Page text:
Kawhi Leonard Quit on his Team. Today, no one seem to care – (article written by Ben Feinberg)
Kawhi Leonard is many things. A superstar for the Toronto Raptors, who dragged them to the NBA Finals. An interesting personality that the media, and I, never quite seem to grasp. Arguably the only player who can prevent another year of basketball fans rolling their eyes while Kevin Durant acts like he deserves credit for the Warriors championship. However, Leonard’s superb basketball abilities do not excuse him becoming every sport parent’s worst nightmare – a quitter.
To those who have forgotten, Kawhi Leonard quit on the Spurs. After suffering an ankle sprain against the Warriors in the 2017 playoffs, the series swinging play where he landed on Zaza Pachulia‘s foot, Leonard did not make his debut the next season until December 12, 2017. The Spurs treated his recovery with caution, not allowing him to play unless he had two days rest prior to a game. When Leonard played he performed admirably, not quite to the very high bar he has set himself, but close.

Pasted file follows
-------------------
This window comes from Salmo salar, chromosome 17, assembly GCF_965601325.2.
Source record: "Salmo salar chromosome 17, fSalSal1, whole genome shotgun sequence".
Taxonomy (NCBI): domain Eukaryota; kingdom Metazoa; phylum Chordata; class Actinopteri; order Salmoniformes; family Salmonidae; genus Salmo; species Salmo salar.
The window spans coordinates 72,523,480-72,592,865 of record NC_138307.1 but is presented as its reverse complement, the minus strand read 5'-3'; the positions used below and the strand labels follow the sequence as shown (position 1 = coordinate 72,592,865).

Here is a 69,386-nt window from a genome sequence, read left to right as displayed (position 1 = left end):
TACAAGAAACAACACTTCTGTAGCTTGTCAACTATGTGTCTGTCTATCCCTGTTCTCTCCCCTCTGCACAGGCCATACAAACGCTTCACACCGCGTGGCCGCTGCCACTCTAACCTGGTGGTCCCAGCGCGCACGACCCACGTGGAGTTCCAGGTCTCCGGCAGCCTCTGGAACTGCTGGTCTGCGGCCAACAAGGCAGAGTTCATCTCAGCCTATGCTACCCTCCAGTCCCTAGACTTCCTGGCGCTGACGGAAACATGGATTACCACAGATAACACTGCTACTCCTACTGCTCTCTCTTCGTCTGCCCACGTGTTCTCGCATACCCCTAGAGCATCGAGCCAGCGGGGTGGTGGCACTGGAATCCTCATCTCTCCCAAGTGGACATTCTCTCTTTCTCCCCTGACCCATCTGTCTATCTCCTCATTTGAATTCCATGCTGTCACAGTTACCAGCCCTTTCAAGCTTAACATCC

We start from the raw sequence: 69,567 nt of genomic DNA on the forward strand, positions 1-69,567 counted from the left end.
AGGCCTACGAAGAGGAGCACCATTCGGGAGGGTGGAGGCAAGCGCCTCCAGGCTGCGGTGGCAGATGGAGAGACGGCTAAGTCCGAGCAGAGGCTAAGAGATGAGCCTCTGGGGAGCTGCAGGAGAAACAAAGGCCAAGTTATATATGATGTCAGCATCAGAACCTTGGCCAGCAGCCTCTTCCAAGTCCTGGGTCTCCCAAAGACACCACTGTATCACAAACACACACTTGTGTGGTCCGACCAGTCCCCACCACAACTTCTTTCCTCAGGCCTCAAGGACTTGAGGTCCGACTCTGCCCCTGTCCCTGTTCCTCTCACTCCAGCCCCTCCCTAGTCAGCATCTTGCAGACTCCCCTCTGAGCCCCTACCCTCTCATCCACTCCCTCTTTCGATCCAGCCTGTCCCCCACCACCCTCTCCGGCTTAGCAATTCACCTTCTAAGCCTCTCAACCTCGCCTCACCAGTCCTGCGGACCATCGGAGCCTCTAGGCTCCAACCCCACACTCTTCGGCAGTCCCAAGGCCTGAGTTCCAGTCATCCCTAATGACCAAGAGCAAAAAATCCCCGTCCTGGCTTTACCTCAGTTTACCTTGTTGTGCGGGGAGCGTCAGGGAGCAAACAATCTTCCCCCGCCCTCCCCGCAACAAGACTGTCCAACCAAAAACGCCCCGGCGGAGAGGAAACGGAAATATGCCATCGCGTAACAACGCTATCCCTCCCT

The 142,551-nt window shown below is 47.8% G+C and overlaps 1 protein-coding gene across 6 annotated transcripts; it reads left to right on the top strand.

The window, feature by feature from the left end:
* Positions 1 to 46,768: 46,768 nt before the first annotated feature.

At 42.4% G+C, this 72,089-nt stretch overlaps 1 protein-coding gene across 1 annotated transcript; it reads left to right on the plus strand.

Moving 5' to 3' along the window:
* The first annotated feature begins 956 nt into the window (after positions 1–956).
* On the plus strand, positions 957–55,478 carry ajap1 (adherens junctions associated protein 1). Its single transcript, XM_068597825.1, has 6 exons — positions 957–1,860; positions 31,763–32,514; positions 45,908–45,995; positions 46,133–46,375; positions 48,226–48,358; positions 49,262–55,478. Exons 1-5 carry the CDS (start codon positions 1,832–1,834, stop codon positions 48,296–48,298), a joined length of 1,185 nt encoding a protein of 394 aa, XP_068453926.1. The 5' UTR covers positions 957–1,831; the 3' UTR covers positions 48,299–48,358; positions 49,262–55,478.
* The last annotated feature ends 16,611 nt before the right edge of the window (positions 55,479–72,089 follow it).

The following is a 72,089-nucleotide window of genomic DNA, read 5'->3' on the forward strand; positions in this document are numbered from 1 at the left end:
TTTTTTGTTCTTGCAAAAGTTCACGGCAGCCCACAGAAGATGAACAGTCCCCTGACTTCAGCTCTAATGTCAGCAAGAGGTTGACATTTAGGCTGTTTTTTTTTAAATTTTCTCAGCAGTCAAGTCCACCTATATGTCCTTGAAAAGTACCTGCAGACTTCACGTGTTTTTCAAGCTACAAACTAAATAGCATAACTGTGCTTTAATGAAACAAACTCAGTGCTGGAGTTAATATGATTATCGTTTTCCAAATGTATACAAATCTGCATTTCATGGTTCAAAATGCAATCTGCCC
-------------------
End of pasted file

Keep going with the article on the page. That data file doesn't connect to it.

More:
Leonard only averaged 16.2 points and 4.7 rebounds per game on 47 percent shooting, but he also only averaged 23 minutes per game. Given he was coming off an injury and presumably rusty his performances were as impressive as one could hope. However, on January 17, the Spurs announced they were shutting down Leonard indefinitely until he was fully healthy due to complications from the injury suffered against the Warriors seven months prior. When discussing a superstar’s injury, the word indefinite is the last word any sport fan wants to hear.
However, by mid-March it appeared Leonard was recovering and would play soon. When he missed the game against the Pelicans on March 15 where it was presumed he would return his teammates grew frustrated. Manu Ginobli commented, “He is not with us most of the time. You have to make an effort to be around and still be a part of the everyday topics…you have to make an effort.” Tony Parker openly questioned Leonard’s injury stating, “I’ve been through it. It was a rehab for me for eight months. Same kind of injury (as Kawhi), but mine was a hundred times worse. But the same kind of injury. “
The situation got worse when Spurs coach Greg Popovich commented on April 1, “I don’t know when [Leonard] and his group are going to feel like they are ready to go…If I knew he would be here.” Ginobli’s, Parker’s, and Popovich’s comments indicated a disconnect between Leonard and the Spurs organization. Leonard did not return in the 2017-2018 season, playing only nine games. Amongst rumors that he had quit on the team and felt disrespected by teammates Leonard requested a trade in the summer of 2018. Leonard’s famously robotic personality did not help alleviate the negative reputation he received in the aftermath as Leonard and his “team” remained tight-lipped regarding the injury.